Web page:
Consanguineous Minds

A blog of endless curiosity

Indoctrination and paradoxes

I’ve been chatting with people this week about North Korea, for obvious reasons. Mostly we’ve been discussing the massive impact indoctrination into such a rigid and insular society would have on a psyche. Specifically I’ve been wondering what would happen if someone who had grown up in North Korea were magically transported by wormhole into any other place in the world. Culture shock, obviously, and a huge challenge to some deeply ingrained beliefs. And if they spent enough time in other societies and their understandings changed, would the breaking of indoctrination break a person?

So this is what I’ve been thinking about, and I’ve been wondering if the capability of humans to believe two opposing things simultaneously would be an element which would assist adaptation in this instance. It’s obviously not easy to have a belief challenged if it makes up a large percentage of your identity. It requires deep thought and a restructuring of your understanding about the world. But humans seem to be able to believe two opposing things to be true at the same time (whilst also seeming to find it necessary to think in binaries!). My dad, for example, loves the work of Richard Dawkins, and quotes it triumphantly at us when we’re discussing religion, to all intensive purposes identifies as an atheist, but still also seems to believe in God.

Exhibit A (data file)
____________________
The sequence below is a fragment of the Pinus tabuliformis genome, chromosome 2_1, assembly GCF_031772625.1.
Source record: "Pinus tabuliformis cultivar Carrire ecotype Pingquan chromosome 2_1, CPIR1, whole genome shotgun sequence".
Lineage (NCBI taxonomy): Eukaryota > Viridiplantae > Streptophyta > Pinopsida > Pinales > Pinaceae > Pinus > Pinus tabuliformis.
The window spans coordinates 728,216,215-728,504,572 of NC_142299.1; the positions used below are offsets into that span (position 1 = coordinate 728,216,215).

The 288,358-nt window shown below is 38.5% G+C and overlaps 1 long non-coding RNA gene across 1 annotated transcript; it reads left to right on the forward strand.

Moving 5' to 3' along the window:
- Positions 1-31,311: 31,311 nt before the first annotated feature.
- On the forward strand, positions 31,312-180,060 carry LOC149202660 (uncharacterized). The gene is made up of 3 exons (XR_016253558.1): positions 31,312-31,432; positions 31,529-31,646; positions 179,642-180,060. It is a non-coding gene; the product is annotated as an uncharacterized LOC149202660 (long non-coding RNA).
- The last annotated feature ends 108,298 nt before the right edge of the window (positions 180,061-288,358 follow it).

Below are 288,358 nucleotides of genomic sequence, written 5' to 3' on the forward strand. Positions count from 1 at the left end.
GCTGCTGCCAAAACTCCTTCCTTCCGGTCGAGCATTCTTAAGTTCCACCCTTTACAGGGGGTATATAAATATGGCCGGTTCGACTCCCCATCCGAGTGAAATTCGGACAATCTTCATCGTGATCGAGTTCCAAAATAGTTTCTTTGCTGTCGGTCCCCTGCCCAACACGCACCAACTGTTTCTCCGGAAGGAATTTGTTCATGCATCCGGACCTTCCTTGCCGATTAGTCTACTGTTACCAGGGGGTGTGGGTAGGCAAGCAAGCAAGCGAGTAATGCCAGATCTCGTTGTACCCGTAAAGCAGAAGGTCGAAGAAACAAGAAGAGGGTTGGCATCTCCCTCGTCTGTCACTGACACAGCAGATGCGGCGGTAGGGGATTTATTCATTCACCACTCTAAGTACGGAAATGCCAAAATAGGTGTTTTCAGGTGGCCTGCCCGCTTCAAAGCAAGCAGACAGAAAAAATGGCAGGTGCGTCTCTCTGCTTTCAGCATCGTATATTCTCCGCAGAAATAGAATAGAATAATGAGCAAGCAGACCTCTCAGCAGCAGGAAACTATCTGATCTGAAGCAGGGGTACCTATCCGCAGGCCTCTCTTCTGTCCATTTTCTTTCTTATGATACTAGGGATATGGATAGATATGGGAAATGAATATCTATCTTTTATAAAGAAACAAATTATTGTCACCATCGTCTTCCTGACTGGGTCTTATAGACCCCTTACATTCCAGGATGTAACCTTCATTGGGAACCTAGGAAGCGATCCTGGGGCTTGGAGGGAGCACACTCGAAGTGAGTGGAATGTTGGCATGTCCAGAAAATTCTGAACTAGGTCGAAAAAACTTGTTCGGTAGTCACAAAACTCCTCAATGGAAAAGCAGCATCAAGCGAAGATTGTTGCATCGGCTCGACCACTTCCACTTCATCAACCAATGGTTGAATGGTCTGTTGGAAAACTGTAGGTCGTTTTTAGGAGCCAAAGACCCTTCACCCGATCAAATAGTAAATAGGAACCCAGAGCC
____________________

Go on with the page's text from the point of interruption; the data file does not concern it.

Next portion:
from the wonderful cartoon world of failureconfetti.smackjeeves.com

Paradoxes are everywhere. Small children will tell you, “It’s opposite day”, but should this be true, logic suggests that by saying so the child must mean it is a normal day.  And there’s that famous cat in the box which is alive and dead simultaneously. (There’s a great list of paradoxes here). So does this ability create enough flexibility in our perception of reality to enable us to make a less traumatic leap from one set of beliefs to ones which are almost entirely opposite?

I’d love to hear your thoughts, if you’ve had an experience like this where you’ve had a belief challenged and have eventually come to believe something else to be true, but during the transition have held both to be simultaneously true? Or even if you currently hold paradoxical beliefs?

Also, if you’re at all interested in what’s happening in North Korea in terms of what’s driving their actions, what the possibilities for conflict are, and what uses posturing has on the international stage, check out ForeignPolicy.com here.

-Keep calm and believe in paradoxes! DS

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This entry was posted on April 13, 2013 by in Uncategorized and tagged , , , , , , , .
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